“Gotta keep the stockholders happy.” – Goodell, fending off an angry Green Bay horde with a hard salami.
“Just incredible,’’ said the most veteran of the league’s four schedule-makers, Michael North.
It seems natural that the league would schedule Green Bay consciously at home early so the Packers could avoid as many bone-chilling late games as possible. But lately, the league has embraced tundra games. It’s surprisingly coincidental that the league, even by luck, hasn’t front-loaded road games to increase the chances of a weather game in the five post-Thanksgiving regular-season dates of the Packers.
In 1924, Green Bay opened at Duluth (a 6-3 loss) and at the Chicago Cardinals (a 3-0 loss) before playing its next five games at home in a 29-day span. The Packers finished with four straight road games.
Those four straight road games for those who are curious? At Racine, Milwaukee, Chicago and Kansas City. Practically the tropics come December.
MR. STARWOOD PREFERRED MEMBER TRAVEL NOTE OF THE WEEK
I found myself in a spot in Rhode Island for a few hours last week that I’d never been before—South Kingstown, on the sea, 45 minutes south of Providence—visiting retired New York Giants offensive coordinator Kevin Gilbride for a story you’ll be seeing this week. Wooded, quiet, close to beaches, not over-developed. What a great smell, a sea smell, even a half-mile in from the water. I realized how many beautiful places (and this certainly was one, a still fairly unspoiled part of New England, a few long spirals from the ocean) we never see in our lives. Wish I could tell you more, but there’s not much to it. In a week of not much travel, that’s the only travel observation I’ve got for you.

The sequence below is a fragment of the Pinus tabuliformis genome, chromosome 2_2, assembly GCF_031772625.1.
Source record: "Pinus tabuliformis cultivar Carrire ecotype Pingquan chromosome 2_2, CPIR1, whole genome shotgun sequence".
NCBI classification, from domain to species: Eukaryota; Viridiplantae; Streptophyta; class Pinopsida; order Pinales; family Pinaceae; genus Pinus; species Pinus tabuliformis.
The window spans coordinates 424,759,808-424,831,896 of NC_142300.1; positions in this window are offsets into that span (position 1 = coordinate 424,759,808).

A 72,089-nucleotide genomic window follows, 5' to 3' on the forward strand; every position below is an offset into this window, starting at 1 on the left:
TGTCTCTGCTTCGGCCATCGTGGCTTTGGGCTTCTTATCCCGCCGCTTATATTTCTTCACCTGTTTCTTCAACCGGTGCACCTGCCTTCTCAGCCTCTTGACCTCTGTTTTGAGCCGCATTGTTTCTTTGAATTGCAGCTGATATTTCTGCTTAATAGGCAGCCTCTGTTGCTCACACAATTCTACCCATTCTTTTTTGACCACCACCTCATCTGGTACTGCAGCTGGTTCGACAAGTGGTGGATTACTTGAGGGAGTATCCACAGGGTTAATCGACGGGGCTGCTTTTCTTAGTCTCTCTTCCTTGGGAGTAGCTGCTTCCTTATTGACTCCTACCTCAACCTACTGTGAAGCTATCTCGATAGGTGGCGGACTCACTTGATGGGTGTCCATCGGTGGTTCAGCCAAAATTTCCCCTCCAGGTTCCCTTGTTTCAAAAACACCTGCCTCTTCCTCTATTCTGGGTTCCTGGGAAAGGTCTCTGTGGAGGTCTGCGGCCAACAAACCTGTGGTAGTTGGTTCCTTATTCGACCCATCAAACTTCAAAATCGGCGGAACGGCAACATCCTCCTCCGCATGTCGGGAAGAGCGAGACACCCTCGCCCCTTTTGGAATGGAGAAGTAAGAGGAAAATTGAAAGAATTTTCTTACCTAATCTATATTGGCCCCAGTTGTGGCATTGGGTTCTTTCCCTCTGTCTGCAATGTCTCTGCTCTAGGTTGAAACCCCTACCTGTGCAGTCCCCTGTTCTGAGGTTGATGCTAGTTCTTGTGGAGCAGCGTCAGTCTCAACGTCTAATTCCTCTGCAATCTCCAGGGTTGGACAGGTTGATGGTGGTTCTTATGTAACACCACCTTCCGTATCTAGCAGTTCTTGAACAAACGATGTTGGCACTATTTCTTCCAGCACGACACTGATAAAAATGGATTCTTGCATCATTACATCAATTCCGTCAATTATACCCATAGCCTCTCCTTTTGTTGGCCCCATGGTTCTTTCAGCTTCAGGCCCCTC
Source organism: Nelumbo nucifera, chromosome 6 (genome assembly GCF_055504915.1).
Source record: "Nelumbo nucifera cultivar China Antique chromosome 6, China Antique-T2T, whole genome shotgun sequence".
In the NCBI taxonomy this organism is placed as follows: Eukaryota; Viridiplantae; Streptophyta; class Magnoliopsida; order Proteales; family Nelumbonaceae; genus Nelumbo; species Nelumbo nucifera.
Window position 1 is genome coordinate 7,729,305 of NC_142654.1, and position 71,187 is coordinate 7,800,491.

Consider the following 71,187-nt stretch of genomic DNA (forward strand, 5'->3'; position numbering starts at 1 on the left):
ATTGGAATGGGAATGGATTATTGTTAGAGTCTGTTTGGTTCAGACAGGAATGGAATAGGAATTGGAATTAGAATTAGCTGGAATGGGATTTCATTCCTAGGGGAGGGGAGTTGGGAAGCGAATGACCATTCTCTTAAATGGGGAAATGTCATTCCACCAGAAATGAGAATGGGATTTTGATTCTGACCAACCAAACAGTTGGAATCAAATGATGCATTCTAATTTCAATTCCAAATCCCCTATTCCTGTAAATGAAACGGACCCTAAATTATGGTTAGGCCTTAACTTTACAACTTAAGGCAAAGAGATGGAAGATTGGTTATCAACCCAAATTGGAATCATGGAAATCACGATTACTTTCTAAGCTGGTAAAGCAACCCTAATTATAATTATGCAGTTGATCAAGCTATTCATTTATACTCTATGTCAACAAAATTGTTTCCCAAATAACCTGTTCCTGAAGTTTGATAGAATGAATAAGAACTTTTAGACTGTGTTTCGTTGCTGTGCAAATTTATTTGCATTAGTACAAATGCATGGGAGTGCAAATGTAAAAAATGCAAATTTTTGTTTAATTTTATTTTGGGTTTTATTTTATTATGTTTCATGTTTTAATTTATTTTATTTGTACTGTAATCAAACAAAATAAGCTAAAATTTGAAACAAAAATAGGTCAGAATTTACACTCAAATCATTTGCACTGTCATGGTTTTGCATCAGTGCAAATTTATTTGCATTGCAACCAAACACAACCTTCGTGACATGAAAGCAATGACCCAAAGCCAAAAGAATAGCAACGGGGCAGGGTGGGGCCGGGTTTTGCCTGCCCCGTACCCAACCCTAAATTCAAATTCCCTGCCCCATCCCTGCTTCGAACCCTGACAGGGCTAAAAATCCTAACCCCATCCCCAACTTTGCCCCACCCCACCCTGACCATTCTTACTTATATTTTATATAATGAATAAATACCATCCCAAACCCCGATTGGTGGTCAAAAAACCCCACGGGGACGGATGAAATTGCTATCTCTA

Mr. Starwood seems to have come down with traveller’s ennui.
*Skims Tweets of the Week, which are more non-PK thoughts.*
TEN THINGS I THINK I THINK
1. I think I always love getting the Ourlads Guide to the NFL Draft in the mail—you can order it at ourlads.com—and thumbing through to read who Tom Hepler, Dan Shonka and company are high (and low) on. Interesting notes this year: Ourlads has Washington State free safety Deone Bucannon going 13th overall, to the Rams … The quarterback picks are interesting: The first one off the board, Ourlads says, will be Johnny Manziel, 26th to Cleveland; then Blake Bortles 33rd to Houston, Teddy Bridgewater 39th to Jacksonville and Jimmy Garoppolo 40th to Minnesota.
How can we trust a printed guide? It was locked before everyone turned on Teddy Bridgewater! Or misdirected on Teddy Bridgewater!